In a room filled with scientists, researchers and government officials, two seniors from City College High School, Nil Walker and Cameron Potts are answering questions about their summer research project. They explain how they collected and counted mosquito larvae, tested the water quality and velocity in local steams and counted pollinators. Potts tells how they used timothy grass immersed in water to attract mosquitoes and how they detected leaking sewage in the Gwynns Falls. “First it smelled like outdoors, then it smelled like eggs, then it smelled like the real stuff, he says, wrinkling up his face at the thought of the “ real stuff” in the stream.
Potts lights up as he talks about this research. “If I had found out about this earlier, I would have joined as a freshman.” “I want to learn this stuff to be able to help my community,” Potts said.
Professors and researchers are leaning in, asking where they want to go to college, handing out their cards.
Bob Shedlock, a retired researcher from USGS shook hands with the students. We don’t feel like there are enough people working in our field. We want to encourage them, he said.
While Baltimore simmered through a summer marked with conflict, these students spent five weeks doing real science to help understand and improve our environment and our community.
The program, YES BES, is a youth outreach program run by the Baltimore Ecosystem Study. This summer it paid 20 students to do environmental studies in the Baltimore area.
The program is searching for funding for the upcoming summer. If you would like to support this program or know someone or some organization who would, please contact Bess Caplin at 410-455-1863 email@example.com
The Annual meeting of the Baltimore Ecosystem Study continues today at the Cylburn Arboretum Vollmer Center at 4915 Greenspring Avenue, Baltimore, MD 21209 from 9am –noon.
A reception featuring art and design connected to ecological research in the Baltimore area is 5:30-8pm at 16 W North Avenue, Baltimore, 21201
Think kids don’t like to learn? You must not have come to the Game Jam at Code in the Schools last Saturday. Students 12 years and up worked in small teams from 8 am to 8 pm to learn programming and to solve problems as they created their own video games. Volunteers with gaming and programming backgrounds mentored each group as they developed their ideas into working video games.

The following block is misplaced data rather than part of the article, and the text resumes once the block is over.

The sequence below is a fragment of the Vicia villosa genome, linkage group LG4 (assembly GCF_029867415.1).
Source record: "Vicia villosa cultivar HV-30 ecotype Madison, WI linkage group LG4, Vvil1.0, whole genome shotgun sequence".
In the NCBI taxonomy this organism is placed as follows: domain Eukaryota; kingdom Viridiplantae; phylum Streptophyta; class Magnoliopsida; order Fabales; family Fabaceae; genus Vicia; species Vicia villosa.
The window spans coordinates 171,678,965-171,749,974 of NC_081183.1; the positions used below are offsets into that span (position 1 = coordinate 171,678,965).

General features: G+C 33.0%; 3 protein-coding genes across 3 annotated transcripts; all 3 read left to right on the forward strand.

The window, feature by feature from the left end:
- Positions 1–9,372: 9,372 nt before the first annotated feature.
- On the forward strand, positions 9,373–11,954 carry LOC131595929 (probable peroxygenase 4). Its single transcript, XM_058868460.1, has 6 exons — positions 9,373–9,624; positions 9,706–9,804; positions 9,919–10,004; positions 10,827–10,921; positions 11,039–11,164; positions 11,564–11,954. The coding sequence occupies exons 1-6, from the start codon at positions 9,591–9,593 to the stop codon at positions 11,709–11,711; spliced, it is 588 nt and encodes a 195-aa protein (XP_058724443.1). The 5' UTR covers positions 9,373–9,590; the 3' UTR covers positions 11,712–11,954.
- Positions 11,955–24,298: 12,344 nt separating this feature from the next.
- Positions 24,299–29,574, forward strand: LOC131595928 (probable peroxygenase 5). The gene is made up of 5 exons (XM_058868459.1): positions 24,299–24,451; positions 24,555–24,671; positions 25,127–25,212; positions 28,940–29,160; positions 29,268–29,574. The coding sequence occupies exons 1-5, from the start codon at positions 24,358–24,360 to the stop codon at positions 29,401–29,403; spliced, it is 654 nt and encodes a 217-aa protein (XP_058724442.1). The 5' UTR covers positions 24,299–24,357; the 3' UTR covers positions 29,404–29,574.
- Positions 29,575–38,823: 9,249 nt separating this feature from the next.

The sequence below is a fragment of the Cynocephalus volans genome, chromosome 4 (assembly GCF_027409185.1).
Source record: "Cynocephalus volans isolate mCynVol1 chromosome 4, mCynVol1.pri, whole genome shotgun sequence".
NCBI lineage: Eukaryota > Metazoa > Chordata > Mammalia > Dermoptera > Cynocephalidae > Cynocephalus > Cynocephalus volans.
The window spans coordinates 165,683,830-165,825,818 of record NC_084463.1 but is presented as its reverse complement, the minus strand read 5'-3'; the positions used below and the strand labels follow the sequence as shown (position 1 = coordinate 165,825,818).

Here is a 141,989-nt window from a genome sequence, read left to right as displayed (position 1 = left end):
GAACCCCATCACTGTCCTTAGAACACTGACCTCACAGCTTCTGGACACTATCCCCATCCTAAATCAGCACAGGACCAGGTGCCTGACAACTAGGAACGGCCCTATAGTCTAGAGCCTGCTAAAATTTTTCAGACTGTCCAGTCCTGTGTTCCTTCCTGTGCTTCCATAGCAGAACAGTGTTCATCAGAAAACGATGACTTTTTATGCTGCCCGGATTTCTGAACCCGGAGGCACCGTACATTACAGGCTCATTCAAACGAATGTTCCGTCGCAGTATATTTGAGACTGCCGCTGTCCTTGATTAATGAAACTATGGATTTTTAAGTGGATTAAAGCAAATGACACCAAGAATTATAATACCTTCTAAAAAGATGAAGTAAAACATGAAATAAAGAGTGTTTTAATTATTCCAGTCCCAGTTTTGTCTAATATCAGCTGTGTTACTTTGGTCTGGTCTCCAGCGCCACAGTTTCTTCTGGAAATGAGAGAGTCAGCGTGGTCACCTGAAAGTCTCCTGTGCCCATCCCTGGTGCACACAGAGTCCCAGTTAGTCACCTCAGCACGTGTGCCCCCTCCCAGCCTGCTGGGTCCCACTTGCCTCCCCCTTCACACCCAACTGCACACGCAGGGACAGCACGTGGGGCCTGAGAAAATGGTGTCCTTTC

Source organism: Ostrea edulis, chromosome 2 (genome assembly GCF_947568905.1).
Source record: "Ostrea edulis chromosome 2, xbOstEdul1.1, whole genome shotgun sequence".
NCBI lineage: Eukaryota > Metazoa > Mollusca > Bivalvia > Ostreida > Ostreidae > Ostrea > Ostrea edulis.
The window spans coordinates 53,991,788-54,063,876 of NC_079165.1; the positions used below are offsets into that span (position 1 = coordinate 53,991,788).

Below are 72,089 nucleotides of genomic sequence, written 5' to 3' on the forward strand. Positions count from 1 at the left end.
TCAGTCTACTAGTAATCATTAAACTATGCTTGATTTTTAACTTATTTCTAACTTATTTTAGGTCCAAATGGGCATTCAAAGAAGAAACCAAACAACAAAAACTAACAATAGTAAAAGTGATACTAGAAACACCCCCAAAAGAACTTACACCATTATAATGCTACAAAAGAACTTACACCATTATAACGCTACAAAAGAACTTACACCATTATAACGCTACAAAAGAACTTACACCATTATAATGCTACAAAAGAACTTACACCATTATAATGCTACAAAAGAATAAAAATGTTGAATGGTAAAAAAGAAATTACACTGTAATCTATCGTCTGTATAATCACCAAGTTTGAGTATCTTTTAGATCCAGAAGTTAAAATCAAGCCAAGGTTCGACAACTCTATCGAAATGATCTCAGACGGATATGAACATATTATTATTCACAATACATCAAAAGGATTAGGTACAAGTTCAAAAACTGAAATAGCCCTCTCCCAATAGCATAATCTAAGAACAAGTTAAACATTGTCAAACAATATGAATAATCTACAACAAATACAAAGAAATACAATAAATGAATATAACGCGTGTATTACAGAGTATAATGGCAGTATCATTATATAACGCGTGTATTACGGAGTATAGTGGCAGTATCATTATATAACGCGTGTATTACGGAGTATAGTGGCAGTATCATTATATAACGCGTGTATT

Could this model of mentored learning help students learn in other fields like architecture, health, communications, construction, or government services?
Baltimore needs to think out of the school box learning model with more mentoring and learning opportunities with business, non-profit and government partners. Learning with mentors helps students understand how their learning can be applied in solving real problems and it can help connect them to their futures. What problem solving exercises could your business or agency host for students?
Sixth grade students demonstrate the video game they developed to the judges at Game Jam.
Students work together to learn the programming necessary to make their games work.
They were able to reference other games and use online resources to create their own working game.
So what strategy would you use to escape hungry dinosaurs on an island?
Students had to come up with story plots, characters, game rules and the programming to make it all work as they created their games.
This is a blending of learning across subjects that few classroom experiences match.
Peter Senge talks about the intersection of sustainability and social justice issues.
Ruth Ann Norton speaks out for a major investment to educate students and to train and hire community members to remove lead paint hazards and renovate
neighborhoods. Norton was speaking at the Maryland Environmental Health Network about environmental health issues in Freddie Gray’s neighborhood.